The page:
At the stadium, he met Marcel Guolavogui, head of a troop from the presidential regiment and saw red berets commanded by Moussa "Tiegboro" Camara, a colonel also in the dock. But he said no more. The rest of the story took place at the Ambroise-Paré clinic, where Toumba said he drove the opposition leaders in his personal vehicle. Guolavogui then allegedly caught up with them, brandishing "two grenades" and threatening to blow up the clinic if the politicians were admitted.
On Tuesday, October 25, Toumba was still on the stand, being questioned by the lawyers for the civil parties. "You have given many details about the CNDD's accession to power. Why, during your questioning here, did we not get such an account of the events at the stadium?” one of them asked. “We sensed some hesitation, some omissions on your part." When pushed, the accused may have to dodge or divert. But his seduction operation was a success and he is the talk of the town in Conakry. On the benches of open-air restaurants, in cafés and offices, everyone has their eyes riveted on Toumba's appearance. The former aide-de-camp, who was content to appear in the background behind Dadis on television during the junta, is now in the spotlight. "The path he’s embarked on, that of truth, is already paying off because it is drawing favour in public opinion," says Kourouma.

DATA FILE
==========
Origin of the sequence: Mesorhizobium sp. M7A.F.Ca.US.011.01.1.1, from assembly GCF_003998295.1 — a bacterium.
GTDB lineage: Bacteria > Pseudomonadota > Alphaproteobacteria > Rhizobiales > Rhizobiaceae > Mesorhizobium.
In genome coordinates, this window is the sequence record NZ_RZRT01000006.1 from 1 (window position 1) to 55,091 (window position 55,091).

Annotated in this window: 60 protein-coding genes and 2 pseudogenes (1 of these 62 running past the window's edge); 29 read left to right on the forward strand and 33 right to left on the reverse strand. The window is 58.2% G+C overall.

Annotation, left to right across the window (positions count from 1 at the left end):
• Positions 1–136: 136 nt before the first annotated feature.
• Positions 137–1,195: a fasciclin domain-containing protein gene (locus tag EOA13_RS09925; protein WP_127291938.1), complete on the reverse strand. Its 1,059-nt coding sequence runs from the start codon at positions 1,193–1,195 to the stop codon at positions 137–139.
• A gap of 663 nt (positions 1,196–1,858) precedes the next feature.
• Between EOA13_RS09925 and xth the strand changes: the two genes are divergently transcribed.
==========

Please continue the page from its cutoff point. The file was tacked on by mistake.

Unity has been shattered amongst the defence lawyers of the eleven co-accused. "Toumba is hiding his true face,” said David Béavogui, counsel for Marcel Guilavogui. “With regard to the stadium massacre, he only says what suits him. He doesn’t want to answer all the questions, even though he promised to tell the truth to this court.”